I remember very little about the 1995 film Jumanji. What I do remember are primitive special effects and the late Robin Williams chewing up scenery. For me, it was a one and done film. The fact that Jumanji barely remained a blip on my radar made be feel quite surprised when I found out that, over 20 years later, there is now a sequel Jumanji: Welcome to the Jungle. Then I saw it with my kids. Even bigger shocker? The sequel one-ups the predecessor.
The first 20 minutes of Jungle are a tad hackneyed and painful. Because kids are too distracted to enjoy board games, the magical board game Jumanji magically evolves into a video game cartridge. Because, whether the movie ever admits it or not, Jumanji appears to be a supernatural force that lures and feeds on children. Technically, it’s Pennywise. The victims this time around are a 4-some, millennial version of The Breakfast Club minus a surrogate for the Judd Nelson rebel character. While in detention (of course), they are wooed by the Jumanji game console, and sucked into the game’s universe.
Now this is where the fun begins. The nerd’s avatar is Dwayne Johnson. The jock – Kevin Hart. The outcast braniac takes on the form of a sexy badass (Karen Gillian) The narcissist bitch with a selfie stick? Jack Black! The gang, each equipped with three lives, must work together to overcome villains on motorcycles, man-eating animals, and perilous environments to beat the game. If not, they are stuck there forever so that the game can presumably feed on their souls (I’m telling you, it’s Pennywise).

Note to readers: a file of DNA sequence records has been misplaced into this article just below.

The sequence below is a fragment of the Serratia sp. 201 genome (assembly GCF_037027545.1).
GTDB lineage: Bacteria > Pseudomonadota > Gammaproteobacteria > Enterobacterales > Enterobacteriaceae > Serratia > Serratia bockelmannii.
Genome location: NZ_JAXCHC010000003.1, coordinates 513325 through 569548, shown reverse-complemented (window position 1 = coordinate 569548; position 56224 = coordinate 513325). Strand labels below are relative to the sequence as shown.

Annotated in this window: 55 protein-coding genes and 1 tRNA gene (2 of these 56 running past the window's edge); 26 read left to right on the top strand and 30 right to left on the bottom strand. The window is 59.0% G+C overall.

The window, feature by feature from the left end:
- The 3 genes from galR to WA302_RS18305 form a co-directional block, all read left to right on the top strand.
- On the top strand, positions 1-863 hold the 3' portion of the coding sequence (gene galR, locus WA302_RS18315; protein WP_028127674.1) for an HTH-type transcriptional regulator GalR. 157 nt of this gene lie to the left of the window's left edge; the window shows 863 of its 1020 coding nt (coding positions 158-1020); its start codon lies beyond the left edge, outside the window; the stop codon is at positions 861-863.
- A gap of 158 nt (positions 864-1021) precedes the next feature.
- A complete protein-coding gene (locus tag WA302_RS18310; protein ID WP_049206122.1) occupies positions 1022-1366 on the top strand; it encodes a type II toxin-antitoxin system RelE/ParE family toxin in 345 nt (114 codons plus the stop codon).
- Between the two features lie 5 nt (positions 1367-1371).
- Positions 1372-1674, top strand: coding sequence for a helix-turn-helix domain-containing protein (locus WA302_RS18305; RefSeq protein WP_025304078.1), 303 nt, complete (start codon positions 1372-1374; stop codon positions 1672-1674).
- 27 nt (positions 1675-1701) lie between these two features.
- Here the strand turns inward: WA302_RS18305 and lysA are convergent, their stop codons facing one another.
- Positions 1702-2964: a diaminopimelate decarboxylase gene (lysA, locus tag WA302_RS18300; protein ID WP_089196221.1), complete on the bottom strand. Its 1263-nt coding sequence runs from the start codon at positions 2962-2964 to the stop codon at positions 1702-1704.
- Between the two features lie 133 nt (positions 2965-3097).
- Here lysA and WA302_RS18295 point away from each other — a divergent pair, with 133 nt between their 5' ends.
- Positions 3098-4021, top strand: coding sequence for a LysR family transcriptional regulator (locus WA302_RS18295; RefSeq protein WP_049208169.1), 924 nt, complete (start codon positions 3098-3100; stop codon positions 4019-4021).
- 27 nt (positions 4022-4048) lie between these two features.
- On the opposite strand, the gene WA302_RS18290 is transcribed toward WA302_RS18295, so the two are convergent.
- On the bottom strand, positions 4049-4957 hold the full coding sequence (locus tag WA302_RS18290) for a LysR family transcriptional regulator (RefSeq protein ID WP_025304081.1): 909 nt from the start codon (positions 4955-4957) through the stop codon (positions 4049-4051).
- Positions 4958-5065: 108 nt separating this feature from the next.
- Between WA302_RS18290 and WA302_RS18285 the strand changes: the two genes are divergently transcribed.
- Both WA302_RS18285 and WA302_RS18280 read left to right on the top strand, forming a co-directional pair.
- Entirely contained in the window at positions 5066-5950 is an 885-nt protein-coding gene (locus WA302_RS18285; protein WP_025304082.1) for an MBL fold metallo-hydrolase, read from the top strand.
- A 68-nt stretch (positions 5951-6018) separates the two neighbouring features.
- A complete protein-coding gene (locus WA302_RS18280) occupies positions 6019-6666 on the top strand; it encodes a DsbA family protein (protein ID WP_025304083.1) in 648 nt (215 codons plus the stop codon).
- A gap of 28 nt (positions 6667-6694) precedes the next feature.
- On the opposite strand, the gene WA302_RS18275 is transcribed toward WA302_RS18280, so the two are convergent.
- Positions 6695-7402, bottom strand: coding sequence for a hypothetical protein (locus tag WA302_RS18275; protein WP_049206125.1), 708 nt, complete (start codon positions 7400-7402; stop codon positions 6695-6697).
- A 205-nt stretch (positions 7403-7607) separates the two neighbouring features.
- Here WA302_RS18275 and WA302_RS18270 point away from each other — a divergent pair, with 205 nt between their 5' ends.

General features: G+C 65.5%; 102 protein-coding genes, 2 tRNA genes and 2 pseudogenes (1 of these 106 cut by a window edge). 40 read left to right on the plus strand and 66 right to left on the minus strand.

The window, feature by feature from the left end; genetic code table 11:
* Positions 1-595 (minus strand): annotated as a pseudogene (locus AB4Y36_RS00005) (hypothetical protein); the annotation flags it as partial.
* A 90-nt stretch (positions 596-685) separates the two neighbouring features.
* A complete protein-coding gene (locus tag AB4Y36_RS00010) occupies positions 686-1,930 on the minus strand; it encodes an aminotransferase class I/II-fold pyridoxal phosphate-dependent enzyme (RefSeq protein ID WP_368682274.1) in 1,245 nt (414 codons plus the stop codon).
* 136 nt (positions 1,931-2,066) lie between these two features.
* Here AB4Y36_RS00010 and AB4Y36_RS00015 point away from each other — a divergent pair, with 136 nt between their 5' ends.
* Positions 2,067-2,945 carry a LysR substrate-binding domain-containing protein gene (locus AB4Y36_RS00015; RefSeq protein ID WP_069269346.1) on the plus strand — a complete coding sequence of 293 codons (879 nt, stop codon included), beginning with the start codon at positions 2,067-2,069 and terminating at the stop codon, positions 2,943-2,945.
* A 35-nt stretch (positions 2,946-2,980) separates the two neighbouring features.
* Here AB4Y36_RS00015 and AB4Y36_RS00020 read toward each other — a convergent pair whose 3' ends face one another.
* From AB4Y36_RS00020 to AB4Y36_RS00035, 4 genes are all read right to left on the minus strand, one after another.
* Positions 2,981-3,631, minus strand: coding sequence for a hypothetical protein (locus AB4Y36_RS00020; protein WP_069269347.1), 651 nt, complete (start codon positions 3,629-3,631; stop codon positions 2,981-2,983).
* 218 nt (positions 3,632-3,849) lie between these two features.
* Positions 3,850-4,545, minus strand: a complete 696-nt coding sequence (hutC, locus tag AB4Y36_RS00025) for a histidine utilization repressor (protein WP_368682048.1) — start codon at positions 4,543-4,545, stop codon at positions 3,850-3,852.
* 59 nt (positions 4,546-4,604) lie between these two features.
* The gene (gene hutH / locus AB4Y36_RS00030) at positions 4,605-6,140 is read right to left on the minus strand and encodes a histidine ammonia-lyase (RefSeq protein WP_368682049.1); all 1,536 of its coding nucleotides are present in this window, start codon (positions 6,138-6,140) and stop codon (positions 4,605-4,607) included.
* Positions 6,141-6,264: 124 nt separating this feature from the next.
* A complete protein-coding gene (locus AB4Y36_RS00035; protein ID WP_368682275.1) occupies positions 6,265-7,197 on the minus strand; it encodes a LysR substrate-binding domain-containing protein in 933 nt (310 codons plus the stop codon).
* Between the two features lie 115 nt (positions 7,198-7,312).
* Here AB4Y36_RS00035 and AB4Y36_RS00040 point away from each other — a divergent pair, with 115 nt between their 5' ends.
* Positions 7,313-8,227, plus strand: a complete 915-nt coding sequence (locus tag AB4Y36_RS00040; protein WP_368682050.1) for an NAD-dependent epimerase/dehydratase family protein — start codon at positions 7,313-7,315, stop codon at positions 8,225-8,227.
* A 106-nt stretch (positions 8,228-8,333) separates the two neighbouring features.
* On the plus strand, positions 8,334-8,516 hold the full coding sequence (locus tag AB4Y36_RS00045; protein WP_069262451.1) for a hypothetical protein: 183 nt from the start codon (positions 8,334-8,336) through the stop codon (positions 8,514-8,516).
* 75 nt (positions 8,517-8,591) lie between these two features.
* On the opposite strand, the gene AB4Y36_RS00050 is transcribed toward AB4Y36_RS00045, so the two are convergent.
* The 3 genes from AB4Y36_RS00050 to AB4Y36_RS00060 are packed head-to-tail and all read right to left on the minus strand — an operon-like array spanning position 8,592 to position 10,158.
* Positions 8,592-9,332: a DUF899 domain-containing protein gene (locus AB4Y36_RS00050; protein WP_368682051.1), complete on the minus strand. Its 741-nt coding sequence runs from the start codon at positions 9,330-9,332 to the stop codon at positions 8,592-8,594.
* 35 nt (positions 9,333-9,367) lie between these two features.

Jungle has a weak start, but director Jake Kasdan (Walk Hard) is clearly aware that this film is reliant on the power of ensemble. All four of the actors are clearly having a great time with this setup. Dwayne Johnson and Kevin Hart, as they did in Central Intelligence, use their contrasting physiques for effective physical comedy. Jack Black is particularly scene-stealing as a stocky professor being puppeted by a whiny teenager. Gillian, the lesser-known of the comedic troupe, also holds her own as a sexualized, Lara Croftian avatar being controlled by an awkward outcast.
Jumanji does not need a detailed analysis or explanation. It is just a fun movie with a cast that works well together. It is the remedy for what happens when Hollywood executives come up with a stupid idea. Casting, casting, casting!